Super Rugby and Sanzaar as we know it are officially dead.
New Zealand Rugby's announcement that it is working towards an eight-to-10 team competition from next year immediately excludes South Africa and Argentina from taking part long term, and leaves Australia contemplating how they fit into the brave new Asia-Pacific landscape.
While the Rugby Championship remains in place, and the door has been left ajar for a Champions League-style cross over tournament potentially involving teams from Japan, South Africa, Argentina, Australia, New Zealand and the Pacific, Sanzaar's 25-year partnership will take on a completely different complexion.
"The reality is that the impact of Covid has been so significant that we've had to look at alternatives and a new direction here," New Zealand Rugby chief executive Mark Robinson said.
Following the three-month Aratipu review New Zealand Rugby has, essentially, decided to lead its own future; to set up a domestic competition it believes will serve the best interests of the game here, but will be run by a separate entity that will embrace significant private investment.
Sanzaar no longer has any say, or ownership, in whatever this new competition will be called.
"There are a range of different options we're considering there," Robinson said.
"We've looked at a lot of other professional sports in Australia and around the world to look at ownership models and commissions. They'll be the sort of things we'll be talking in more detail about in the coming weeks.
"We haven't landed on an exact model yet and we're certainly in consultation with the New Zealand clubs and other parties who are interested in the competition. We'll be open to people coming into this process with ideas about investment."
From next week, expressions of interest will be sought from Australia and the Pacific to join the five established New Zealand franchises from 2021 and beyond. That includes the Kanaloa Hawaii group backed by the likes of former All Blacks Jerome Kaino and Joe Rokocoko. Robinson said it was too early to say whether the Pasifika team would be based in Auckland.
Tellingly, New Zealand's bold move will spark a fight for survival among the five Australian franchises, having just welcomed the Western Force back into the fold. The new format could include two-to-four Australia teams.
With time of the essence Robinson said NZR were open to adding more teams to the competition beyond next year if some could not meet the initial criteria.
"We've been very clear that we believe Pasifika have the potential to have a role in this competition. There are several parties who have registered interest and we've had a little bit of dialogue with," Robinson said.
"Australia is also a party we're interested in working with and we've had some preliminary discussions there too.
"Conversations with Australia have certainly been constructive and we think they'll engage in a positive way."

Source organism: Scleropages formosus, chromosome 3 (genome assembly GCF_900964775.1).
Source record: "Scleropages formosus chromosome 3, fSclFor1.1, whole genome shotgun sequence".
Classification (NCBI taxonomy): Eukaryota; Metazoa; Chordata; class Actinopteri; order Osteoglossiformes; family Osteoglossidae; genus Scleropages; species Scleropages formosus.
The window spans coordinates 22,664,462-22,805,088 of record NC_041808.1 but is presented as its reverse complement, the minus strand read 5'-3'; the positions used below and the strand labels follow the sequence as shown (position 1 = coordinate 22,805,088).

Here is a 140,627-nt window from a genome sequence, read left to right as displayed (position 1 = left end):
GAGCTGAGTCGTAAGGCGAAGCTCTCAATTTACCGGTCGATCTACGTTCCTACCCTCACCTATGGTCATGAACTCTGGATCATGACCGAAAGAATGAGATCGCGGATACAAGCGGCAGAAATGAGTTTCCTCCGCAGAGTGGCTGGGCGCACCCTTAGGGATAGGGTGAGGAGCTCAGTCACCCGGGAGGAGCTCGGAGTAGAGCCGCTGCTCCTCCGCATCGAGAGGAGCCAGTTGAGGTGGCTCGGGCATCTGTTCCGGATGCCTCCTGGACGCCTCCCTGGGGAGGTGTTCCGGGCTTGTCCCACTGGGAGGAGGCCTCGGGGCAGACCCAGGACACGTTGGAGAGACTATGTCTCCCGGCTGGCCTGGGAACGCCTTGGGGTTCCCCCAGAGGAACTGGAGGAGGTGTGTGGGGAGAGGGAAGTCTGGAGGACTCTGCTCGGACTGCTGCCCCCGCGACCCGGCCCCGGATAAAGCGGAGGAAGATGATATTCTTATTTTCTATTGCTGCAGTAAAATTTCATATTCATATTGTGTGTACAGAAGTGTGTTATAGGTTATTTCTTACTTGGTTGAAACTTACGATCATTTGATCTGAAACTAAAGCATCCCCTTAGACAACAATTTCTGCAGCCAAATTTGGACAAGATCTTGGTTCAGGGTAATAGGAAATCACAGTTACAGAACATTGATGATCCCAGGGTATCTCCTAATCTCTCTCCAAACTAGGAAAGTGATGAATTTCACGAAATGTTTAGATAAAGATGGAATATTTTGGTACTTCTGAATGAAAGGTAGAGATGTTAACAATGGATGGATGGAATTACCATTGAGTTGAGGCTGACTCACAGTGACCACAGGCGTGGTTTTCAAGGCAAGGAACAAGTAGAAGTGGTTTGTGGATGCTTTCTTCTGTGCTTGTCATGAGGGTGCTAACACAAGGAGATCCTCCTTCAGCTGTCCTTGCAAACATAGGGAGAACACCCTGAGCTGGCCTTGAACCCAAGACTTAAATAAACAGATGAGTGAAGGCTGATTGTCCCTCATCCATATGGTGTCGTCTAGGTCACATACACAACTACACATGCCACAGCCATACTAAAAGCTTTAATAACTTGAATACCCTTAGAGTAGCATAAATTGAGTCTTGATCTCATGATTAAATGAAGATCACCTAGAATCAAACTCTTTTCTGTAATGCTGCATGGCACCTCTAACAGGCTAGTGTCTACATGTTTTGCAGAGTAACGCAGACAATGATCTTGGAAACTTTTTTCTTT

The message from NZR to Australia – and the Pacific team wanting to be involved – is clear. They must prove their ability to add to the quality Super Rugby Aotearoa has delivered since lockdown, while also bringing value from a financial perspective. Australia at present has no broadcast agreement in place, leaving them in a precarious position.
"We're very focused that any teams coming into the competition that they're highly competitive and financially viable and they bring value that can attract fans and maintain interest in the competition.
"We really don't know the numbers that will come from anywhere not just Australia but Pasifika. We're not predetermining that at this stage. The criteria will have reference to high performance and financial as well.
"We're committed to the go to market approach. We think it will bring forward a lot of people who will want to be involved in what we believe could be the world's best professional rugby competition."
Border restrictions and travel challenges imposed by the Covid-19 pandemic effectively leave South Africa's four teams and Argentina's Jaguares, who lost last year's Super Rugby final to the Crusaders, out in the cold.
Breaking away from South Africa is significant. While the time zone and costs associated with travel create barriers, New Zealand has traditionally placed immense value on the experience of venturing to the Republic and regularly engaging with the South African style. The Springboks are, after all, three time and reigning world champions.
Robinson said he had been in regular contact with his counterparts in both countries.
"We've had a number of conversations with them and we want to remain close. Where there's opportunity to play each other internationally and work together we remain committed to that partnership. We're looking at ways outside international rugby we may be able to do that too. The reality is the impact of Covid has been so significant that we've had to look at other alternatives and a new direction.
"It's extremely tough. We have a huge amount of sympathy for what's happening to rugby in Argentina and South Africa and the uncertainty that's creating."
With coffers plundered from the global crisis and the future uncertain, New Zealand Rugby clearly feels this is its one and only chance to shape the domestic scene for its benefit.
"We've got to make the best of it and be proactive. We see these next six months or so it as a critical time."